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Books, Boeing and Bumping Heads : Is Risky Play, but What of Plane Builder?


The Times today introduces Stock Exchange, a lively review of individual stocks by staff writers James Peltz and Michael Hiltzik, who between them have 30 years' experience analyzing the securities markets.

Jim: Mike, up first is Amid the hype over Internet stocks, it's soared to a ridiculously high price, about $100 from $12 a year ago, even though no one has a clue about the company's potential. And because there aren't a lot of shares floating around, it often moves $10 or $15 in a single day. I'd ignore the stock and sleep at night.

Mike: Right. Amazon of course is the world's biggest--well, let's give credit where credit is due--it's the galaxy's biggest online retailer of books. It's got a Web site instead of bricks and mortar. In this year's first quarter it sold $87.5 million of books and lost $9.3 million. In fact, Amazon doesn't plan to turn a profit until 2001 at the earliest. So, hey, why be surprised that the stock has gained 650% in the last year? And now it's got a market capitalization bigger than its two nearest profitable competitors combined--Barnes & Noble and Borders.

Jim: Which is the perfect time to bring up the "greater fool" theory of investing--namely that it doesn't matter what you think a stock is worth, as long as there's a greater fool out there . . . .

Mike: . . . to take it off your hands. And you know what happens when you run out of fools.

Jim: Exactly. And I'm sick of hearing Wall Street types argue that you can justify these stocks' high prices on the grounds that the Internet demands new ways of thinking about value.

Mike: That's a classic dodge. In fact, now that "Seinfeld" is off the air, the funniest spectacle around is watching Wall Street analysts twist themselves into knots trying to rationalize the valuations of companies like Amazon.

Jim: And to recommend the stocks when they know better.

Mike: I wouldn't get within 100 miles of this stock. Internet stocks are volatile because no one has any benchmark by which to judge the companies' business plans. So they can be $50 today and $90 tomorrow--and $20 the day after that. Exciting, yes, but nobody would mistake it for responsible investing.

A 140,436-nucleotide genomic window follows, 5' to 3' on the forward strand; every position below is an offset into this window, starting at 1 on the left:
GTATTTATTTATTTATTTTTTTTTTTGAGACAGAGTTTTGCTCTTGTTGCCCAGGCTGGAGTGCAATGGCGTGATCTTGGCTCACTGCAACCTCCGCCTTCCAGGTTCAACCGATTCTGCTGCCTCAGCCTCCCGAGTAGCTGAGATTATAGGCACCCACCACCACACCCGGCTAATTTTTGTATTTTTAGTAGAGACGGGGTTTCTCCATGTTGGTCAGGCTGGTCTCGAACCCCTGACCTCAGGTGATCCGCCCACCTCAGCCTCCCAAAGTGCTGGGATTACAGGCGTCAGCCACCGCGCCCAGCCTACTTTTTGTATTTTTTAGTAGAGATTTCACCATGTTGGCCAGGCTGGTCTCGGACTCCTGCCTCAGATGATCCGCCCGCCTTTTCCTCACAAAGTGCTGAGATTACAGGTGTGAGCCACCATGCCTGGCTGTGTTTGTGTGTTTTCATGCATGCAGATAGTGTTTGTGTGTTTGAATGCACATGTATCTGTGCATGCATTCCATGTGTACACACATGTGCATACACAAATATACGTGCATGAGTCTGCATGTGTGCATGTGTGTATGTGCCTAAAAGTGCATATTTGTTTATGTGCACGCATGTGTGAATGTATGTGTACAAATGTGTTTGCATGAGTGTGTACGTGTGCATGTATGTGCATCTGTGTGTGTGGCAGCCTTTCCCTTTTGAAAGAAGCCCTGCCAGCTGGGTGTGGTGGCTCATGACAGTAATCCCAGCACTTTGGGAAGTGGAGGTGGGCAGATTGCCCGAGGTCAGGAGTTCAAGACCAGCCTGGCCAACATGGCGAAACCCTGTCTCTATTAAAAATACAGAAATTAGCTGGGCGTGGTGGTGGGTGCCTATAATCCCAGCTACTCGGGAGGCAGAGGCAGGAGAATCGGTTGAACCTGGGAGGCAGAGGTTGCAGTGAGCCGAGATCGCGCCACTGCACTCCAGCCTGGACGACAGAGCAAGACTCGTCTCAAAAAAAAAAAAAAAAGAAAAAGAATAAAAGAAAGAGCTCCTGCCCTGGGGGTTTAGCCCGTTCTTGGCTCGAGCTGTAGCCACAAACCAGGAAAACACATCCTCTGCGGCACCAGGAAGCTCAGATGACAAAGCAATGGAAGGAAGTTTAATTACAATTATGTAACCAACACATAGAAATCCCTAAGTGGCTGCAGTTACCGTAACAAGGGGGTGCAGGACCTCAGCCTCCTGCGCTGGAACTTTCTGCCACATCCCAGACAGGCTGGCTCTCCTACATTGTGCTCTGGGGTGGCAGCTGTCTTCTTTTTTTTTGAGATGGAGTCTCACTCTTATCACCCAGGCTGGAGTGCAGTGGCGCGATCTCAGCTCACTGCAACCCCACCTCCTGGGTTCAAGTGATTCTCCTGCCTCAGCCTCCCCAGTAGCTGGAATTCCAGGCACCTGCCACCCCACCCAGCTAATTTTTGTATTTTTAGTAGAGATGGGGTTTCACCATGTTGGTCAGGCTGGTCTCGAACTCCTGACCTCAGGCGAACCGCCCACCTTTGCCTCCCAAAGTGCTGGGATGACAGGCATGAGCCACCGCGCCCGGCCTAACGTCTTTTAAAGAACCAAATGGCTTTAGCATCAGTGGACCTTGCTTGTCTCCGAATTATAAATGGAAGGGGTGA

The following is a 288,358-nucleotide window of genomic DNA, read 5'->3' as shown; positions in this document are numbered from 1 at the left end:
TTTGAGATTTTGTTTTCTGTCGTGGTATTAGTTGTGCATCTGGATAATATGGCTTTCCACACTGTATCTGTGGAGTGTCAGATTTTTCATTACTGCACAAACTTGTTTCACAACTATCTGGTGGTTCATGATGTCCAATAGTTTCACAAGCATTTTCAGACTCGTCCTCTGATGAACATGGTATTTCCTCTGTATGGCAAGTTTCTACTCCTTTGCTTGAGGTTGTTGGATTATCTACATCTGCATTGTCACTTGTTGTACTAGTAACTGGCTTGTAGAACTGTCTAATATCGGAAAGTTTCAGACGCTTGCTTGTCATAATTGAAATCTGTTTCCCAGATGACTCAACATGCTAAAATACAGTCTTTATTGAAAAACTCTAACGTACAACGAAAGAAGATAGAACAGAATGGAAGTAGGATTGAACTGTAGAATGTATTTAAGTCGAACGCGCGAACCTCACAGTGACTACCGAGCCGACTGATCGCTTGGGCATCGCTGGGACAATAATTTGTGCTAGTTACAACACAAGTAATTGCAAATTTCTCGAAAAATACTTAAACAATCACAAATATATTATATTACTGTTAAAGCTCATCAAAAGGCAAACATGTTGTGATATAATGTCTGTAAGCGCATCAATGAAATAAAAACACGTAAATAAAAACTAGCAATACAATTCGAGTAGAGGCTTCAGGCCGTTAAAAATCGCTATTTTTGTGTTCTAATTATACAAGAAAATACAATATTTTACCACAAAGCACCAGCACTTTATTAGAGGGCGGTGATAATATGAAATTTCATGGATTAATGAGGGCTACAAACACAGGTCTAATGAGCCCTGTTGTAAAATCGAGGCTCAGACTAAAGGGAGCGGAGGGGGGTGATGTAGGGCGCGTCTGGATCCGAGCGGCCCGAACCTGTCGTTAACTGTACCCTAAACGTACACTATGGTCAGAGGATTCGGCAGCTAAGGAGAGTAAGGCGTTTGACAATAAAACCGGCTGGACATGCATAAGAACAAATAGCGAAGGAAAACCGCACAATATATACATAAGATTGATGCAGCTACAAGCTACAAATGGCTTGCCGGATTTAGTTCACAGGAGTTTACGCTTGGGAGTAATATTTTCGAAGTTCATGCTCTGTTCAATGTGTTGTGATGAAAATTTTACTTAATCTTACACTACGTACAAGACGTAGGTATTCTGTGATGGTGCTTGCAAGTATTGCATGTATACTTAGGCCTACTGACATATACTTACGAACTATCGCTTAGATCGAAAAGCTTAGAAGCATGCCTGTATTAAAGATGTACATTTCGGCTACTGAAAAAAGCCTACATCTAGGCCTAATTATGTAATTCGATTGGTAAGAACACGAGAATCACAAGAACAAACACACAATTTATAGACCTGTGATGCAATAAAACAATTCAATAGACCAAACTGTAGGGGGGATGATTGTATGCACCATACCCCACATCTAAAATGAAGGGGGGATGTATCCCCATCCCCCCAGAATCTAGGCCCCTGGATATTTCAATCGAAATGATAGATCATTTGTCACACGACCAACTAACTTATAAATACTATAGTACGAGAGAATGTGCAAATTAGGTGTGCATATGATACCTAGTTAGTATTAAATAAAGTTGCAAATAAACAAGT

Jim: I'm sure some day-traders have made a killing with this stock's gyrations. But most of us can't sit around our PCs buying Amazon and selling it an hour later. We have lives. And Amazon isn't the next Microsoft. So if you own Amazon and you've made a few bucks, don't be greedy. Get out.

Mike: I'm amused by even the common rationalizations we've heard for why Amazon makes investment sense, even though it's got a P/E multiple of infinity. For instance, you'll hear analysts say that in this fast-moving retail setting, Amazon's got the "first mover" advantage. It's the first bookseller online. It's got brand-name recognition. It's got an account base of a couple of million people who have already bought books, out of a potential market of 60 million Internet users.

Jim: Isn't that worth something? Especially if Amazon--which has already moved into music as well--starts selling other things online?

Mike: Not on the Internet, it isn't. That argument has everything upside-down. It's based on the assumption that technology is so expensive that Amazon has left its competitors permanently in the dust. In reality, technology is cheap--especially compared with the chores of finding store locations, getting leases, redecorating, maintaining inventory and hiring 100 part-time workers.

Jim: Not to mention maintaining their coffee bars.

Mike: Just for laughs, I pulled up some figures on Barnes & Noble, which is the nation's biggest bookseller and Amazon's archrival. It's taken Barnes & Noble eight years to build up its network of nearly 500 "superstores." But it had its Web site up and running in less than a year, and this year that online service will produce $100 million in sales.

Jim: I'm beginning to think Barnes & Noble and Borders are the stocks to buy.

Mike: The problem with Internet stocks is that the barriers to entry are very low, which means Amazon will have lots of competitors in no time. And since it's not making money now, it's going to be on a treadmill--cutting costs and spending more on advertising to fight off its rivals.

Jim: And isn't it true that the book market is basically flat?

Mike: Yes--and a commodity market to boot. Amazon is a fabulous company, and I've bought quite a few books from them and never had a bad experience. But now I can get the same service from Barnes & Noble, and soon enough there will be two or three others doing the same thing. And all I'll care about is who will sell me the book for the cheapest price.

Know what else? One of these days we're going to wake up to discover some survey showing that--whoops--consumer Internet growth has suddenly slacked off.

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